Sociologists have given a little attention to those occupations which have attempted to become professions, but to some greater or lesser degree have failed. The present paper, employing a Hughesian approach to occupations and work, analyzes pharmacy as an occupation which has taken on some, but not all, of the characteristics commonly ascribed to the professions. Consideration is directed to the factors of recruitment, symbolic social objects, and the achievement of mandate within pharmacy. It is concluded that pharmacy has achieved a state of incomplete professionalization and the similar ties to other occupations such as librarianship, optometry, and chiropractory are discussed.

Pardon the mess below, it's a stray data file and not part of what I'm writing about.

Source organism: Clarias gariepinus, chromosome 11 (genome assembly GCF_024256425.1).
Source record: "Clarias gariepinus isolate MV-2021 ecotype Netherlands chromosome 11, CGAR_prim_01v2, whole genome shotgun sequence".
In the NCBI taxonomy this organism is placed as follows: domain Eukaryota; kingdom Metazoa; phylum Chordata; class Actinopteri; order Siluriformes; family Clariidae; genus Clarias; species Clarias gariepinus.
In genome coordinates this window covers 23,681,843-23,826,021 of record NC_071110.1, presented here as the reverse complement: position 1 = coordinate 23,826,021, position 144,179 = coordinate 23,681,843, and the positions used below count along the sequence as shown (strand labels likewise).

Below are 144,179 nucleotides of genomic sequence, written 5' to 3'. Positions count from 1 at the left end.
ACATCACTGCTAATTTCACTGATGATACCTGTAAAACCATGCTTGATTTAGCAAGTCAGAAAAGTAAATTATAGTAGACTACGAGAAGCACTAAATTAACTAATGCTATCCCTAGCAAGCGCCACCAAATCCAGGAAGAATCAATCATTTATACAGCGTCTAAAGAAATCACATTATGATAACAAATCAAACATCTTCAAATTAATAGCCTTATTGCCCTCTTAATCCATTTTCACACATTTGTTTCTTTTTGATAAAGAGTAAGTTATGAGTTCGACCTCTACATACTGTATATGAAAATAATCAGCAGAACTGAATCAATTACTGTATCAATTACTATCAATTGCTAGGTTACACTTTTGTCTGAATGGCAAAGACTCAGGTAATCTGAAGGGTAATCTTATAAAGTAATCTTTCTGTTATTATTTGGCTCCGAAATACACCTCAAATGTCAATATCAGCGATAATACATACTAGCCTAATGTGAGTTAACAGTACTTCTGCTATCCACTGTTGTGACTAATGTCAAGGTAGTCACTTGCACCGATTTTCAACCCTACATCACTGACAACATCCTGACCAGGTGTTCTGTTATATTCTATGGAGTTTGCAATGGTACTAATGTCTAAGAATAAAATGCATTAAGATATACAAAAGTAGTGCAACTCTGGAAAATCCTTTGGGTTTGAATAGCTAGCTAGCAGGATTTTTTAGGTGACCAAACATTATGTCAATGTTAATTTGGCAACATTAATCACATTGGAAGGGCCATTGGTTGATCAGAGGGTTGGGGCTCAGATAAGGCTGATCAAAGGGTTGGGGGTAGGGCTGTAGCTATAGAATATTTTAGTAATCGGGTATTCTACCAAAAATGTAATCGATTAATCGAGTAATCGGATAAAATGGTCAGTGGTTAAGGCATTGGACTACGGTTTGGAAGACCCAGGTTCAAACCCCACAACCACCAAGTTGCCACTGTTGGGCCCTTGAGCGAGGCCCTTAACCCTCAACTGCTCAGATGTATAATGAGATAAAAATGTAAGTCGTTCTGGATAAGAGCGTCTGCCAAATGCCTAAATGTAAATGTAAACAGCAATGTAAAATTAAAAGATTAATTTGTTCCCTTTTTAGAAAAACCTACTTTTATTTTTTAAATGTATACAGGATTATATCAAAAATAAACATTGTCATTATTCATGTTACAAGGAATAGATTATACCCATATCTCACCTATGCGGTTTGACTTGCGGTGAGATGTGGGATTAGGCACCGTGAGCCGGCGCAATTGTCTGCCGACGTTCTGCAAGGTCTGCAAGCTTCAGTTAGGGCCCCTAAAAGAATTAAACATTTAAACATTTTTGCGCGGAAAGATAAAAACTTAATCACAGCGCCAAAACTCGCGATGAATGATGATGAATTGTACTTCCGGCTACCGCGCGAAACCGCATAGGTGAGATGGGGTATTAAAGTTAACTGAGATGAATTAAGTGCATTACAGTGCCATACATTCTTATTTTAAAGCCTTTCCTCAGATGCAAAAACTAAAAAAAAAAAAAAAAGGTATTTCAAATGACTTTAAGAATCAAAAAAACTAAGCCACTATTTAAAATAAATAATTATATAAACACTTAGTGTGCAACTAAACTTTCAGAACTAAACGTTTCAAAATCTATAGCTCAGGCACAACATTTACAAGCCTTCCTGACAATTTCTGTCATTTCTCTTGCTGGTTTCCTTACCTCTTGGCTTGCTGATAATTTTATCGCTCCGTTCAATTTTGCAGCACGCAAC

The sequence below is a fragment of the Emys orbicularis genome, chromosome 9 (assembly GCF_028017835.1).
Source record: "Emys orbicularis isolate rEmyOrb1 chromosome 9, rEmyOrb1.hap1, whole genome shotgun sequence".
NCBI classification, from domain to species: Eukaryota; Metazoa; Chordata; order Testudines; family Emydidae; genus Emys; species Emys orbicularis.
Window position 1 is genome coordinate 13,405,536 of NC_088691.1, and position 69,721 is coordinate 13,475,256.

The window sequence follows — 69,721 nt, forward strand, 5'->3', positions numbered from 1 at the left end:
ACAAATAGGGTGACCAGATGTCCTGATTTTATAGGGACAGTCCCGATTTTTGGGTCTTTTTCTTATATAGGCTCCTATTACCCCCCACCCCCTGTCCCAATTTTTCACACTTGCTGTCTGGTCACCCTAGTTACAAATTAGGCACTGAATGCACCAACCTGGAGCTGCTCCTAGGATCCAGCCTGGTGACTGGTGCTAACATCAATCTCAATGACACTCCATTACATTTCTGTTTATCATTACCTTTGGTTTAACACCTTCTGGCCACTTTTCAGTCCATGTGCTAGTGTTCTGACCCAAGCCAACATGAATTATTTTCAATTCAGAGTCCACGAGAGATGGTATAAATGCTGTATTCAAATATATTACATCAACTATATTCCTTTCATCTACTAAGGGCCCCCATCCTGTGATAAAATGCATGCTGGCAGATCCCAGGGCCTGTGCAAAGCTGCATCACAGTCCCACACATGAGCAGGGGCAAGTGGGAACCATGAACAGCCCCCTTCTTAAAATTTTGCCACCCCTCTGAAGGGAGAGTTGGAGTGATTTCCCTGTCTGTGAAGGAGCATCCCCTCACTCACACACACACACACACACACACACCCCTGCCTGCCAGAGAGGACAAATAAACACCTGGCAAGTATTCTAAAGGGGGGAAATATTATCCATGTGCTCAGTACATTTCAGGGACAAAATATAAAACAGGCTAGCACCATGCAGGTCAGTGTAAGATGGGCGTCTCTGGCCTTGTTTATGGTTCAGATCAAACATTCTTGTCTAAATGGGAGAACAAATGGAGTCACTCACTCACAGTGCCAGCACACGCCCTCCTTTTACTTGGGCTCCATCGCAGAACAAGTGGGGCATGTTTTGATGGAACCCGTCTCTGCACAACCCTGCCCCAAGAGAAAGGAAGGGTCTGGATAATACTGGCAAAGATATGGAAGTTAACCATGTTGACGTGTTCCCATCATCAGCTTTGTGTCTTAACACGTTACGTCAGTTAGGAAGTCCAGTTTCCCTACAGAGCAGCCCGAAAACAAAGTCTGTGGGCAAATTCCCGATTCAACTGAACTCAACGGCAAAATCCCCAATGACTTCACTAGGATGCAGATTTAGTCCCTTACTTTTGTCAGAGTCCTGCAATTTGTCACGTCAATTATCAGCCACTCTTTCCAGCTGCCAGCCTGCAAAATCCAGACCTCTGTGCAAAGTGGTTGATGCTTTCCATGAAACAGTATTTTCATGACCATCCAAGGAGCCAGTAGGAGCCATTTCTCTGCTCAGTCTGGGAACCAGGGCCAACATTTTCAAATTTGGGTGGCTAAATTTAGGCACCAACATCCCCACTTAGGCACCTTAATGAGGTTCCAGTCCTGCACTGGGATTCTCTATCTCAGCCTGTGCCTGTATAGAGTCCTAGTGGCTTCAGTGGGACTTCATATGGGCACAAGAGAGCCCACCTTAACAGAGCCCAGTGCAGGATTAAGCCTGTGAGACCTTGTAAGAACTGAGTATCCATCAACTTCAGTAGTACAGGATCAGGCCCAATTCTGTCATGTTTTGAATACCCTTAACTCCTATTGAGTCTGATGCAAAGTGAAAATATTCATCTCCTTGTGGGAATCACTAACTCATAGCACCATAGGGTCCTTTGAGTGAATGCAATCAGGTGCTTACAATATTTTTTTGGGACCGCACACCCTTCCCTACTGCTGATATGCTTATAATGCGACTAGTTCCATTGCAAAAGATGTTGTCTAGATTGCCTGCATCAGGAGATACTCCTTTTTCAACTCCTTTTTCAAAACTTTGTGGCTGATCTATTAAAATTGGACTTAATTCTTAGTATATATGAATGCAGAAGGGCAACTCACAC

ASJC Scopus subject areas
- Sociology and Political Science